(Updated with the latest economic data and earnings reports this morning.)
After a disappointing Thursday in North American stock markets that saw earlier gains mostly evaporate by day's end, today is off to a positive start. That said, investors still appear reluctant to pour significant money into equities at a time of continued macroeconomic worries, with U.S. futures only mildly positive.
JPMorgan Chase kicked off the earnings season for the big U.S. banks by beating expectations both for profits and revenues. The bank said it made $5.7-billion (U.S.) in the July-to-September period, shooting up 34 per cent from the same period a year ago. Earnings were $1.40 per share, well exceeding the $1.21 predicted by analysts polled by FactSet. Revenue rose 6 per cent to $25.1-billion. CEO Jamie Dimon noted that "the housing market has turned the corner." Despite this, shares are largely unchanged in the premarket, as investors focused in on a significant increase in problem loans during the quarter.
Wells Fargo shortly after reported its quarterly earnings of 88 cents a share excluding items, an increase from 72 cents a year earlier and a penny better than forecasts. Shares are down nearly 3 per cent in the premarket, however, as revenues of $21.2-billion were a little shy of the $21.4-billion forecast by analysts.
Meanwhile, investors are taking stronger-than-expected industrial production figures released overnight for the euro zone with a grain of salt. Output in the 17 nations sharing the euro rose 0.6 per cent in August from July, beating expectations for 0.4 per cent. But summer readings are often volatile given vacations and plant shutdowns, and economists will have to wait for the September reading for a more accurate snapshot.
Crude oil is up slightly after the International Energy Agency predicted a further decline in oil consumption and warned of lower oil prices over the next five years. The IEA cut its global oil demand growth projection for 2011-2016 by 500,000 barrels per day compared to its previous report.
This weekend, by the way, will have some interesting data on offer out of China that will shed more light on its slowing economy. The country will release its latest trade figures, which will be followed over the next few days by third-quarter growth and September inflation and industrial output data.
Now, here's the rundown of what else you need to know before the trading day gets underway:
Futures: Dow +0.3 per cent, S&P 500 +0.4 per cent, Nasdaq +0.3 per cent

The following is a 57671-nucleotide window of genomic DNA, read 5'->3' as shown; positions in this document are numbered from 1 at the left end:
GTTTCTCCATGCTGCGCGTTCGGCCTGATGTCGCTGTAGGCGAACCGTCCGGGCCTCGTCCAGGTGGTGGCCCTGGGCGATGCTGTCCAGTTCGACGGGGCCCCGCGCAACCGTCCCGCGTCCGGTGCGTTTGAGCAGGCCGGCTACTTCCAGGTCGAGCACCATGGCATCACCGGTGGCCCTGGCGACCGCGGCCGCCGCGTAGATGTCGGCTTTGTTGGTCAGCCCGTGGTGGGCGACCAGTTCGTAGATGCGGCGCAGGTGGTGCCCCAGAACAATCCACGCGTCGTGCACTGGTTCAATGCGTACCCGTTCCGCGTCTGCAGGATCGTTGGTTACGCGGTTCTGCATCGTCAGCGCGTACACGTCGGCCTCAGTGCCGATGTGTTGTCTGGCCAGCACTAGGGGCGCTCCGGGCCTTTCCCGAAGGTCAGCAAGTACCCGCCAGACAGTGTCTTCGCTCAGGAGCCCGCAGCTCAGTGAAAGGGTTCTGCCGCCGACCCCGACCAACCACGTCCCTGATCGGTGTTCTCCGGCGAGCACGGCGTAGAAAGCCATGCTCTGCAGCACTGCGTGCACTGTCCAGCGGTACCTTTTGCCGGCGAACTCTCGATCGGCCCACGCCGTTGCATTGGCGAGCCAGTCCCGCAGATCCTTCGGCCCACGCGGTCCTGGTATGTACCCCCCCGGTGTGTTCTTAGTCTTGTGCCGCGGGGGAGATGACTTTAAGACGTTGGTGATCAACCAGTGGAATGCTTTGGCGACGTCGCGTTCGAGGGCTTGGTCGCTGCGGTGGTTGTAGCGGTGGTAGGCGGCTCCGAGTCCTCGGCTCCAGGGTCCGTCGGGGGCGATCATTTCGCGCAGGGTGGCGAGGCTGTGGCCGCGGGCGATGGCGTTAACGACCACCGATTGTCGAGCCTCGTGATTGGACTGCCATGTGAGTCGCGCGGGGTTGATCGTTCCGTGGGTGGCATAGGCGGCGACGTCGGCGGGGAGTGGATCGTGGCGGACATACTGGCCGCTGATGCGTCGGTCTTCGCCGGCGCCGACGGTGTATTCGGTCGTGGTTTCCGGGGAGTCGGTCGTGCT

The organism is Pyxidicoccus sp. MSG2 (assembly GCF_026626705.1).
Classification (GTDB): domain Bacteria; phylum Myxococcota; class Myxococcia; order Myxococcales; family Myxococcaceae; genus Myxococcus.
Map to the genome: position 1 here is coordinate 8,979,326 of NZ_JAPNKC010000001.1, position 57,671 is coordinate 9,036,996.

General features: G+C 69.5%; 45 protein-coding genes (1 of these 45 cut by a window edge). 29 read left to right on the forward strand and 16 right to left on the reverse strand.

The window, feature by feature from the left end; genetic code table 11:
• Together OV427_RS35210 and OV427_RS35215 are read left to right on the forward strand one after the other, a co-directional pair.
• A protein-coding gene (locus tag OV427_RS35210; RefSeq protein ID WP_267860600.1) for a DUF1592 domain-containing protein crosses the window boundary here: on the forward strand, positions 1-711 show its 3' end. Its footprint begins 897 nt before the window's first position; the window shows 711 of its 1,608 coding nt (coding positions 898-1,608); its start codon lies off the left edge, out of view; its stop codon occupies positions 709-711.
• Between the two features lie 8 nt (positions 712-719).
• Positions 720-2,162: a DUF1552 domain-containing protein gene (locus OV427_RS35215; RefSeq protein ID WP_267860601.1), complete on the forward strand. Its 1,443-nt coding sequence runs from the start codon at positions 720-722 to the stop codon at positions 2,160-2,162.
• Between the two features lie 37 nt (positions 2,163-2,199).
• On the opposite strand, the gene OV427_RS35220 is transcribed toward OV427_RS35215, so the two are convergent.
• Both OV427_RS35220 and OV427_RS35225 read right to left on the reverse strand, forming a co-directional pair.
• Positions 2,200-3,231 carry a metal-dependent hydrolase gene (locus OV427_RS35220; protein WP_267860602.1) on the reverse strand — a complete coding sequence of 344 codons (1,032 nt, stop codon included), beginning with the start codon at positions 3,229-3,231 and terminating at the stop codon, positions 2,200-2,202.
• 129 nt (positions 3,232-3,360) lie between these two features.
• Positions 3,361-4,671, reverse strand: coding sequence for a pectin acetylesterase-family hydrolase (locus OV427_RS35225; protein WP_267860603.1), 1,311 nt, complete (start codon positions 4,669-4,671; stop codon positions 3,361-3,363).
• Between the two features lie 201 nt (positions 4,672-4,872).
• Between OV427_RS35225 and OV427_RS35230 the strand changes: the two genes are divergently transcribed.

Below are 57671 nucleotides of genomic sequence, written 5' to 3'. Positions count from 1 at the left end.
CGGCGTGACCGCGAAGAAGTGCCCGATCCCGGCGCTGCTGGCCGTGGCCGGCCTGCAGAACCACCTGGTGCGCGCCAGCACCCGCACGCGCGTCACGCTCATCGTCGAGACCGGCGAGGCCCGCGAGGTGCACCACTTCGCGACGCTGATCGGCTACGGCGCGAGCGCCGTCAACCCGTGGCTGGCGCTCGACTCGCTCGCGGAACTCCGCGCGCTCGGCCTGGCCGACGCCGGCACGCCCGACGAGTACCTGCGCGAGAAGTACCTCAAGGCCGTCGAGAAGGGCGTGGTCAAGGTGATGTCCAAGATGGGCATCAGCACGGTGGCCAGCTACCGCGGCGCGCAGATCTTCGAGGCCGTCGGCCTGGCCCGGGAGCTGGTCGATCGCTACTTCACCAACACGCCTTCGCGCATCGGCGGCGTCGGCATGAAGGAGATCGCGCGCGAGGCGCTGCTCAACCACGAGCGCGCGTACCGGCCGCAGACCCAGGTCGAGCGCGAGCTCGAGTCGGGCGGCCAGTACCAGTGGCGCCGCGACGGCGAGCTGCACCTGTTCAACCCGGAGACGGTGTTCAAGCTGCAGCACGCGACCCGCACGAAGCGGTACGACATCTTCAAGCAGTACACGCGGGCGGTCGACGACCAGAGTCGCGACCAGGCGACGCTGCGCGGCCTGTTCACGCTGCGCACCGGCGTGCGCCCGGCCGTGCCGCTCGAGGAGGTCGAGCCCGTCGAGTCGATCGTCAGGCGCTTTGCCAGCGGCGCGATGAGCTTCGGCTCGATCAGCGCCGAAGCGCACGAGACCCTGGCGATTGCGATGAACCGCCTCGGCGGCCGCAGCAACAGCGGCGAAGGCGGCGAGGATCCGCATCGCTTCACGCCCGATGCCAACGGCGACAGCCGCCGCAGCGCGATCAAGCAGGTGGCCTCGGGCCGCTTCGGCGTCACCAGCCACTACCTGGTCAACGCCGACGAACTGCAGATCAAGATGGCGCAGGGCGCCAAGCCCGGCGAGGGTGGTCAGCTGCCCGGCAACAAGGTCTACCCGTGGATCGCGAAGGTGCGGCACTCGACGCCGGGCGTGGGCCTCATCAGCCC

Hong Kong's Hang Seng index +0.65 per cent
Shanghai composite index +0.10 per cent
Japan’s Nikkei -0.15 per cent
London’s FTSE 100 -0.13 per cent
France’s CAC 40 -0.02 per cent
Germany’s DAX index -0.04 per cent
WTI (Nymex Nov) +0.08 per cent at $92.57 (U.S.) a barrel
Gold (Comex Dec) -0.08 per cent at $1,769.10 (U.S.) an ounce
Copper (Comex Dec) -0.77 per cent at $3.72 (U.S.) a pound
Canadian dollar up 0.0017, or 0.16 per cent, at $1.0236 (U.S.)
STOCKS AND ECONOMIC INDICATORS TO WATCH:
The U.S. reported its producer price index for September rose 1.1 per cent, higher than economists' forecasts for a monthly rise of 0.8 per cent.
(0955 a.m. ET) The Reuter's/University of Michigan's consumer sentiment index for October is released. Economists expect a reading of 78.3.
Advanced Micro Devices cut its quarterly sales forecast late Thursday, expecting a fall of 10 per cent from the second quarter instead of earlier guidance for a drop of about 1 per cent. Shares are down 6 per cent in the premarket.
Ecolab is buying private firm Champion Tech for $2.2-million.
THIS MORNING'S TOP INVESTING READS ON THE WEB:
Bullish sentiment among U.S. individual investors has now declined for three weeks in a row.
Dividend Reinvestment Plans at discount brokers are aimed at saving money on trading commissions. While DRiPs are usually a good thing, investors need to pay attention to the hidden costs they are incurring when certain brokers double dip on currency conversions.
An interesting chart that shows how the weekly U.S. initial jobless claims reading has done a pretty good job mirroring the movement in the U.S. stock market since the bull market began in 2009. With the inverse of the claims reading making a new bull market high this week, it raises the question of whether the S&P 500 will now follow.
How a mix of investments generated the best returns over the past several years, not a bet on either stocks or bonds.
One hedge fund's big bet on Realogy before its IPO paid off handsomely.
In spite of improved hedge fund performance during the third quarter, hedge funds with a macro strategy focus continued to struggle. The reason: they stink at market timing.